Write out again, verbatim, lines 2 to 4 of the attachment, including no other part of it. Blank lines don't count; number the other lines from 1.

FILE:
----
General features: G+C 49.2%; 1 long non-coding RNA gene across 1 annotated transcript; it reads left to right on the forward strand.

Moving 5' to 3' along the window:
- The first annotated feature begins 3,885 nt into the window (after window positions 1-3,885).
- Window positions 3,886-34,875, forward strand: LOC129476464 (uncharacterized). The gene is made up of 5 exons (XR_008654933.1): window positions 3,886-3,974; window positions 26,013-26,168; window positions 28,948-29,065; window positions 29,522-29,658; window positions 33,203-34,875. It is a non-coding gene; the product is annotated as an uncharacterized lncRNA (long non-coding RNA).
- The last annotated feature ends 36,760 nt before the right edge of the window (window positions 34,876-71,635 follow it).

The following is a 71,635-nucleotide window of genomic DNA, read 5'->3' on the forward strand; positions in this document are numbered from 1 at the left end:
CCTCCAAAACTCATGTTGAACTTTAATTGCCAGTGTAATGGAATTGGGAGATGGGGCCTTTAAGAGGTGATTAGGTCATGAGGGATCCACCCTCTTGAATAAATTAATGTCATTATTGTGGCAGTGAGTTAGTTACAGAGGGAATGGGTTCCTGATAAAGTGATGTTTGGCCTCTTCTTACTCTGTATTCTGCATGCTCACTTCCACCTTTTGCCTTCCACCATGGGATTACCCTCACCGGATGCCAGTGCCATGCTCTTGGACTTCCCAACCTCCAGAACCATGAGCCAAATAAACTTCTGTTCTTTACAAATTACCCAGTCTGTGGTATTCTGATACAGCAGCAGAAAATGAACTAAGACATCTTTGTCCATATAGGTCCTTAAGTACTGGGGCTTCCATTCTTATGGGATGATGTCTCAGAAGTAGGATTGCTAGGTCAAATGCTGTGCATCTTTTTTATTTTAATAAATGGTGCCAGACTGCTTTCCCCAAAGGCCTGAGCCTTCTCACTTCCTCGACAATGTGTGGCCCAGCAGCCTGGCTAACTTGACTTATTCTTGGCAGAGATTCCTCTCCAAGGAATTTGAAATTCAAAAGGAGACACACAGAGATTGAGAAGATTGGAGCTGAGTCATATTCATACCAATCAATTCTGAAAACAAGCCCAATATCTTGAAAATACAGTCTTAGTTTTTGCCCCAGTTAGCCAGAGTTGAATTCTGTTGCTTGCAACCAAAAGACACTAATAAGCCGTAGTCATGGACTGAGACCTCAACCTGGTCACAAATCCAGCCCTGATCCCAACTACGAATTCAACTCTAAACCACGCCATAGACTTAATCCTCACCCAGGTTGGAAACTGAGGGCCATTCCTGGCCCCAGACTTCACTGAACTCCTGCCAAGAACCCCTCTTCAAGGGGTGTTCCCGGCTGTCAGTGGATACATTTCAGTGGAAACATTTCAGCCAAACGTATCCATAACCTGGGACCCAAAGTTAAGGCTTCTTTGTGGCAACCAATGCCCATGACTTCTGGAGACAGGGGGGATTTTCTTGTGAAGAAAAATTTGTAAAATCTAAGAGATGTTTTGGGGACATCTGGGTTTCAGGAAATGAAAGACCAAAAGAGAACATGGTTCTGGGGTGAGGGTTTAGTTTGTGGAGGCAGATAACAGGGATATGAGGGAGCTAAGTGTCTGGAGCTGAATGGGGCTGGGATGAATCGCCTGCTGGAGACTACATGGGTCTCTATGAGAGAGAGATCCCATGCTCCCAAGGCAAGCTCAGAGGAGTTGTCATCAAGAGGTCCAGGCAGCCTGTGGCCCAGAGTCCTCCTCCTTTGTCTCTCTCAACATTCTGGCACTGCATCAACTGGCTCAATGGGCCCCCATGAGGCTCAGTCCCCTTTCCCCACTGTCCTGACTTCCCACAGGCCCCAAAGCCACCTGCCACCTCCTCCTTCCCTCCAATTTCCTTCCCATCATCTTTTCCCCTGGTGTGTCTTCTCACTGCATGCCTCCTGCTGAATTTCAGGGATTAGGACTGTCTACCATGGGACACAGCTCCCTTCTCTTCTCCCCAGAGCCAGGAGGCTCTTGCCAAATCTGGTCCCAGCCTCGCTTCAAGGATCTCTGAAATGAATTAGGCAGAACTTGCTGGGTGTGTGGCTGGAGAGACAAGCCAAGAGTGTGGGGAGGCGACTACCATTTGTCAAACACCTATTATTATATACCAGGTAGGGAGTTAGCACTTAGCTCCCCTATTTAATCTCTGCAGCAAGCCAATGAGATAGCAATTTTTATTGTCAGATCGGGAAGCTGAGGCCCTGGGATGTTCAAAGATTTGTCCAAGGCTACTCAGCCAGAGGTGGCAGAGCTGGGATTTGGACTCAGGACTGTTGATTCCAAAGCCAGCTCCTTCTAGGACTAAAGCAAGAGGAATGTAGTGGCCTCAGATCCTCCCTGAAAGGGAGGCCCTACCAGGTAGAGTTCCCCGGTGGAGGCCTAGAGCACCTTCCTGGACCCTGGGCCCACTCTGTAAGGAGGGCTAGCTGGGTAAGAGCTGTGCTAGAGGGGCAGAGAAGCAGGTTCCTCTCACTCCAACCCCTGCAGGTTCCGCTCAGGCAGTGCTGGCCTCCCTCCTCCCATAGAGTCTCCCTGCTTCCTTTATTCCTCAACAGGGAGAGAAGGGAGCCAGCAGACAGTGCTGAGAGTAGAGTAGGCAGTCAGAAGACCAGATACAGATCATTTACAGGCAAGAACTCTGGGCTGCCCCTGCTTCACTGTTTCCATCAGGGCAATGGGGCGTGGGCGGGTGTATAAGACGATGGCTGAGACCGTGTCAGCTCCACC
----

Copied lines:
Moving 5' to 3' along the window:
- The first annotated feature begins 3,885 nt into the window (after window positions 1-3,885).
- Window positions 3,886-34,875, forward strand: LOC129476464 (uncharacterized). The gene is made up of 5 exons (XR_008654933.1): window positions 3,886-3,974; window positions 26,013-26,168; window positions 28,948-29,065; window positions 29,522-29,658; window positions 33,203-34,875. It is a non-coding gene; the product is annotated as an uncharacterized lncRNA (long non-coding RNA).